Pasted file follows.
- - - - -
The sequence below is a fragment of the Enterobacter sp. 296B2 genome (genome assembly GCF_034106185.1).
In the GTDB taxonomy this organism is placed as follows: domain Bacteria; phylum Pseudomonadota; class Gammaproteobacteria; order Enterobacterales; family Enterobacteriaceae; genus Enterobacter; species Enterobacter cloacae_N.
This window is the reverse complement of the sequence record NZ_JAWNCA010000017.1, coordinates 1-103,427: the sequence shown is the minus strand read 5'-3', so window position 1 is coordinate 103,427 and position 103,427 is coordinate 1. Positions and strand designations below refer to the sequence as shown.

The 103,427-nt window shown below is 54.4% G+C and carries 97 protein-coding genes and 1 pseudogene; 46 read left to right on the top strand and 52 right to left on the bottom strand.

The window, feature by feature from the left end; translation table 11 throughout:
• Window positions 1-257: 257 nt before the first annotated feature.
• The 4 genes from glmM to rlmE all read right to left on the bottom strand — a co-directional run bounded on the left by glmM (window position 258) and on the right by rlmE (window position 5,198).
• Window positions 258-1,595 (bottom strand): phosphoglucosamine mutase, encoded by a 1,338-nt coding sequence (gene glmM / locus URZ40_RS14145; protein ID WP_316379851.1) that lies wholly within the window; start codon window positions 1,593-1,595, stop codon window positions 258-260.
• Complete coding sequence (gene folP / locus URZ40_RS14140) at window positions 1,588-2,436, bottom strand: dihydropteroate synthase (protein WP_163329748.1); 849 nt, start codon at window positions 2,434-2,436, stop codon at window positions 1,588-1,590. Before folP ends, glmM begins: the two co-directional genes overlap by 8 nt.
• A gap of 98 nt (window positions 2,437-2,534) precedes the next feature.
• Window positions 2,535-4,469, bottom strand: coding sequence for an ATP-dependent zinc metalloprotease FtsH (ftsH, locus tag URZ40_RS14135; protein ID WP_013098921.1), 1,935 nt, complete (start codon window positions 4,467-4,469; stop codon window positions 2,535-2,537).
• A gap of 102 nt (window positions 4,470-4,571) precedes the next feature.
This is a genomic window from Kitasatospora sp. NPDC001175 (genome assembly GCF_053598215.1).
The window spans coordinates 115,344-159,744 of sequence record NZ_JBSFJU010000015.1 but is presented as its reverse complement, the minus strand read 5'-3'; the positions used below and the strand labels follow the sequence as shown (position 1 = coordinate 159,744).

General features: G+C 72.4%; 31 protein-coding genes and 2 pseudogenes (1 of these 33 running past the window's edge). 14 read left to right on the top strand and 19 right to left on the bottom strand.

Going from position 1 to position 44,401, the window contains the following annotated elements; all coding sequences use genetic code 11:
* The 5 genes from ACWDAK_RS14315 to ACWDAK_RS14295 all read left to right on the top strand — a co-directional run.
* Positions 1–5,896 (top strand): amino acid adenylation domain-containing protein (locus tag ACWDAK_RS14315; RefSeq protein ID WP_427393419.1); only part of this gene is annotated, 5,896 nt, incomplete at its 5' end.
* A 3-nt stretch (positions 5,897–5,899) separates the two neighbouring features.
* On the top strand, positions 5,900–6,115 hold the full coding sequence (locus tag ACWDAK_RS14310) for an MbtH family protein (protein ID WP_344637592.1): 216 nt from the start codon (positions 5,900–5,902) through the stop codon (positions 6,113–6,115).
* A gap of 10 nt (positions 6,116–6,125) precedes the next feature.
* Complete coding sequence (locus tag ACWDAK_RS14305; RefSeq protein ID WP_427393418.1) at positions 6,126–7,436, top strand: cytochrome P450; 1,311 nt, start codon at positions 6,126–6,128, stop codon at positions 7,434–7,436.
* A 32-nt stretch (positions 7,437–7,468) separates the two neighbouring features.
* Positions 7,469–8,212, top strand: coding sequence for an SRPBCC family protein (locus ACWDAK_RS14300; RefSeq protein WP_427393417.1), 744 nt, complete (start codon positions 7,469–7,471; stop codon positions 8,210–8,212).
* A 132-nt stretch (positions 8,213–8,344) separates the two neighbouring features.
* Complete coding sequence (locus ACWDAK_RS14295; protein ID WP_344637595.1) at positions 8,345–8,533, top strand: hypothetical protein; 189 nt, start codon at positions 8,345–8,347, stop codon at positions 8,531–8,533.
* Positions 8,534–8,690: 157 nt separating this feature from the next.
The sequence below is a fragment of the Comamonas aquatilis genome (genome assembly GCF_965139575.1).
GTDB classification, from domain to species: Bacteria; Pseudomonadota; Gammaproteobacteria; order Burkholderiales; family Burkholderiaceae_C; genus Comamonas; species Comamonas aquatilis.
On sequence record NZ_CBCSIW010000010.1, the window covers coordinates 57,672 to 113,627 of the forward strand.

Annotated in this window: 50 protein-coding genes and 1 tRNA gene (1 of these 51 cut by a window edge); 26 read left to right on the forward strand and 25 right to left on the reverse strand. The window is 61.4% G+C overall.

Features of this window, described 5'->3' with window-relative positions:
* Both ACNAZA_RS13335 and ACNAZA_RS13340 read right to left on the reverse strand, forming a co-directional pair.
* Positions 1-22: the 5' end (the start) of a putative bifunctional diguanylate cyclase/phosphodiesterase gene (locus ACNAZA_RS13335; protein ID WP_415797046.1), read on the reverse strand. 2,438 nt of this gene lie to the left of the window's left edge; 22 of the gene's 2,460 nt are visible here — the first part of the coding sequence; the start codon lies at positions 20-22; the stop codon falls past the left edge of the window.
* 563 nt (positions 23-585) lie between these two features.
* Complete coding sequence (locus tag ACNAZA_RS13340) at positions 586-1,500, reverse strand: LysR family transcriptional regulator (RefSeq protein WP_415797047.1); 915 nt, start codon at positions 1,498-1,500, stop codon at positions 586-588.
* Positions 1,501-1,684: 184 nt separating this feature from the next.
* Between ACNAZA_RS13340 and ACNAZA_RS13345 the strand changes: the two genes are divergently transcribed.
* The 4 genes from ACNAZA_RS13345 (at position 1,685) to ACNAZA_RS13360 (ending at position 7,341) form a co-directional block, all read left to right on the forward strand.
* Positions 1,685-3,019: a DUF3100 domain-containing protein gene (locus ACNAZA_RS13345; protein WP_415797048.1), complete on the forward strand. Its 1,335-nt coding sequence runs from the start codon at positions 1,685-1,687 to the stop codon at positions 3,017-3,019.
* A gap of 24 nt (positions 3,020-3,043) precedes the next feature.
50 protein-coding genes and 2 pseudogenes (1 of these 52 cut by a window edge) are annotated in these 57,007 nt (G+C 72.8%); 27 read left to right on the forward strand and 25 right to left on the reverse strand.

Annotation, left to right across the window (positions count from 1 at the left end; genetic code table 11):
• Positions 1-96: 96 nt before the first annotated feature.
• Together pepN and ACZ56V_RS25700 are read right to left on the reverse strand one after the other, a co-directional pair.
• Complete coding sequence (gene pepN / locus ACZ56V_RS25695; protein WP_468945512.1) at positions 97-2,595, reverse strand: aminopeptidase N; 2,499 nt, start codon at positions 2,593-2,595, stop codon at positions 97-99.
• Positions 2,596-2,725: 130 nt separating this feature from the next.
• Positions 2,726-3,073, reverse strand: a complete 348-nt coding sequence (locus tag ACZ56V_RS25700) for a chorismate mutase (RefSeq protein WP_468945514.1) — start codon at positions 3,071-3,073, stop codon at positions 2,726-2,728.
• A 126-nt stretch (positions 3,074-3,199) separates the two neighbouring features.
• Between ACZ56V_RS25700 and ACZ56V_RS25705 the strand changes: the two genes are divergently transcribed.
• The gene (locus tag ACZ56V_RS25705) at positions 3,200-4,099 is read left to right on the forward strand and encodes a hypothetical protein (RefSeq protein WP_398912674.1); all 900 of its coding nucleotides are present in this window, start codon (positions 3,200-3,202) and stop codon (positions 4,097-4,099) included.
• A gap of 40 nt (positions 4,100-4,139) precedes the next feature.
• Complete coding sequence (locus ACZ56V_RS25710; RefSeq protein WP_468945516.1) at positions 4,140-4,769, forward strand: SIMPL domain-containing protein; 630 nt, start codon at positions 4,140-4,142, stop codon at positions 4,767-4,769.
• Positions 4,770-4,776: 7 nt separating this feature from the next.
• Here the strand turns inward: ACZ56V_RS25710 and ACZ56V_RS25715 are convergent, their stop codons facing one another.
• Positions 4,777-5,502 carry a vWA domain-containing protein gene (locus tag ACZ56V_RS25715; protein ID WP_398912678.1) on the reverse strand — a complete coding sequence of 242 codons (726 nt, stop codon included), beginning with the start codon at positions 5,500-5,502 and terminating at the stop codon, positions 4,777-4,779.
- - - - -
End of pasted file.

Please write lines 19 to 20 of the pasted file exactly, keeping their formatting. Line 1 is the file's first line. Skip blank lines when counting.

* A 3-nt stretch (positions 5,897–5,899) separates the two neighbouring features.
* On the top strand, positions 5,900–6,115 hold the full coding sequence (locus tag ACWDAK_RS14310) for an MbtH family protein (protein ID WP_344637592.1): 216 nt from the start codon (positions 5,900–5,902) through the stop codon (positions 6,113–6,115).